Accounting Lessons Learned from a Bankruptcy by Guest Blogger Leticia Flores, CPA

I would venture to guess that most CPAs in industry will never go through a bankruptcy affecting their area of employment.  The thought never crossed my mind either, but after 28 years of working in various industries, it happened.  As a CPA, I found myself in the midst of this process and learned quite a bit from this very difficult situation.

Being the largest secured creditor in this bankruptcy, our strongest asset to develop the case was the documentation and recordkeeping.   The lawyers insisted having this down to a tee, and although I wasn’t deposed, getting the facts straight gave the lawyers a strong arsenal for all the legal documents that followed.  The greatest lesson learned was document, document, document.

Strong communication (and learning bankruptcy lingo quickly) was also key.  A new team of lawyers, forensic valuation accountants and bankruptcy accountants quickly came to my rescue.   Once they understood the facts of our position, they were quick to position the organization for the defense.  The strong team of accounting experts developed valuation analysis, cash analysis and forecasting models.  While I provided the facts and internal resources, they coached me on the legal position to help the team.  The next lesson learned was to stay flexible and always open to learning new ideas.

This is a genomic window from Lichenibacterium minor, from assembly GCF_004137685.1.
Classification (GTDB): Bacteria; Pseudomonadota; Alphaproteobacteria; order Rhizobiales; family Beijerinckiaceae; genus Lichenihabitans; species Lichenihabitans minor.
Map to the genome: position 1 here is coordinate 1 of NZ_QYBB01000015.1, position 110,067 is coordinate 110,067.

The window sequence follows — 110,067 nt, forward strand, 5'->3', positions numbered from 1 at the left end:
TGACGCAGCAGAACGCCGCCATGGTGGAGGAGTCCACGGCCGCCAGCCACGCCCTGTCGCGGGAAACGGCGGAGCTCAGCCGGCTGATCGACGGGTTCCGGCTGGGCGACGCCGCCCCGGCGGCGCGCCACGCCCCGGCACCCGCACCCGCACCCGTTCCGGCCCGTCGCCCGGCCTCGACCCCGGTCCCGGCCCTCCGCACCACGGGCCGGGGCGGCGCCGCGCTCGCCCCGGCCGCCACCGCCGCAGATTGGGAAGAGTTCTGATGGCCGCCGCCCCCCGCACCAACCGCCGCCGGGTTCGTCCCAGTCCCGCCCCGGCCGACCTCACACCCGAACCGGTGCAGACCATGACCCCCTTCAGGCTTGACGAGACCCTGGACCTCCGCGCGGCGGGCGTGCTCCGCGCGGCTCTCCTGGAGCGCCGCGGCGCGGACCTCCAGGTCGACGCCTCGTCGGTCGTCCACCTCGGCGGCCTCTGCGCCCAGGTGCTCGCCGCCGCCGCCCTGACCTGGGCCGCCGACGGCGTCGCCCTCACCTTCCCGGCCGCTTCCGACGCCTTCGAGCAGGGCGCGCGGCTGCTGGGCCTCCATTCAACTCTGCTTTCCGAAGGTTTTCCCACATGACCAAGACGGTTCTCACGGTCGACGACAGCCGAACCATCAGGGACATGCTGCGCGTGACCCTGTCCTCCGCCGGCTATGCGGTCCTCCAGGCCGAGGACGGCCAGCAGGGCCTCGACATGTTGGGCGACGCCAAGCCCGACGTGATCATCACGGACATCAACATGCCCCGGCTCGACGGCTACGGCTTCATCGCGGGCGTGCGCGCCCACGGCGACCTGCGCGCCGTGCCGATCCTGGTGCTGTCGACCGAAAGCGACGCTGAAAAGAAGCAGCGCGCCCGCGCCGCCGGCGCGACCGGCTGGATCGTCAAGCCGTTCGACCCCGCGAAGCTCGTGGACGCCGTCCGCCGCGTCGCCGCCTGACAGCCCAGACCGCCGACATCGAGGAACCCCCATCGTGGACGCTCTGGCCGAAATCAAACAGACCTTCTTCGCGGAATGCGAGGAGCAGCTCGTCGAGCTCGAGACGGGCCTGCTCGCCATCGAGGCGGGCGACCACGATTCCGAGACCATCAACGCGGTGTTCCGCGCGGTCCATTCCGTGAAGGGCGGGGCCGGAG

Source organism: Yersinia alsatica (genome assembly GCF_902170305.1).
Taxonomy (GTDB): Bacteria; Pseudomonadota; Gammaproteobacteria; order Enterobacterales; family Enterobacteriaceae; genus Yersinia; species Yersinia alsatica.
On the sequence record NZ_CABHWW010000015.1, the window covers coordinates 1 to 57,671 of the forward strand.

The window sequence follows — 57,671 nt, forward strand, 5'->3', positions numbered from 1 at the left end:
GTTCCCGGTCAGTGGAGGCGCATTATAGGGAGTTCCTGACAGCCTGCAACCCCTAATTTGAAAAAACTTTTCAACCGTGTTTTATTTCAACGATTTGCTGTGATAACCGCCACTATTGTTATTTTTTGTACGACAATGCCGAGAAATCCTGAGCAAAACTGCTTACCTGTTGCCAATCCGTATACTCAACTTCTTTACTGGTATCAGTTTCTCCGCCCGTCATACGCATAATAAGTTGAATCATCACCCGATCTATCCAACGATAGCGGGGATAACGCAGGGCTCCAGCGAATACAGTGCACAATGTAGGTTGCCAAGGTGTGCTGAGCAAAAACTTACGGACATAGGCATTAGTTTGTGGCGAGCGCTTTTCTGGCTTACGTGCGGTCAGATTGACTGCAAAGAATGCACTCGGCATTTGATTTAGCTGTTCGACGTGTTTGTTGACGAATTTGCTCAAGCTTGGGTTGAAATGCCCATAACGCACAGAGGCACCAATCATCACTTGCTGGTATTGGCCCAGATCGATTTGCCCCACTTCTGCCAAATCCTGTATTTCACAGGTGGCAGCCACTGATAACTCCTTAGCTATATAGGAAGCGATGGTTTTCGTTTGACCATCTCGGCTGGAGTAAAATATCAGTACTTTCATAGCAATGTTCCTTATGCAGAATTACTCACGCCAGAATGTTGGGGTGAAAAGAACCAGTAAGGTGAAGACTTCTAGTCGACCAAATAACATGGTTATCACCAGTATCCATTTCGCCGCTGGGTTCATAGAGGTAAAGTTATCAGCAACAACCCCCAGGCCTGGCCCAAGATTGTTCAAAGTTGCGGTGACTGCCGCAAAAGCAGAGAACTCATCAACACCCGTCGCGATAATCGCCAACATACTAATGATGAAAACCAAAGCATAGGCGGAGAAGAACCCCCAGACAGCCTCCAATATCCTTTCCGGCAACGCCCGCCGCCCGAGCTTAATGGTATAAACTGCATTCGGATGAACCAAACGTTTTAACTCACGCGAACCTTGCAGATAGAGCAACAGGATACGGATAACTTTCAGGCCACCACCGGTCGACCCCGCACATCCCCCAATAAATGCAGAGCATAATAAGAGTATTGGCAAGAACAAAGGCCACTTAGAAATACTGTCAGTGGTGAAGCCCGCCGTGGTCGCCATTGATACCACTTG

Staying on track and on time was the motto to this case.  Bankruptcies are extremely expensive on all accounts.  The legal team published a calendar of events normal to the bankruptcy process with deadlines and deliverables.  By anticipating the needs for the next filing, and preparing analysis ahead of schedule, the legal team was able to stay ahead of the game.  Just like a monthly close calendar, we stuck to the plan, met deadlines, reviewed legal documents and the lawyers were able to sell our position.

After months of supporting the bankruptcy team, long nights reading legal documents, negotiating with the judge and multiple depositions (luckily not my own) we won the case.  By now, the lawyers and accounting experts are long gone and me, the industry CPA, picked up yet another entity to consolidate.

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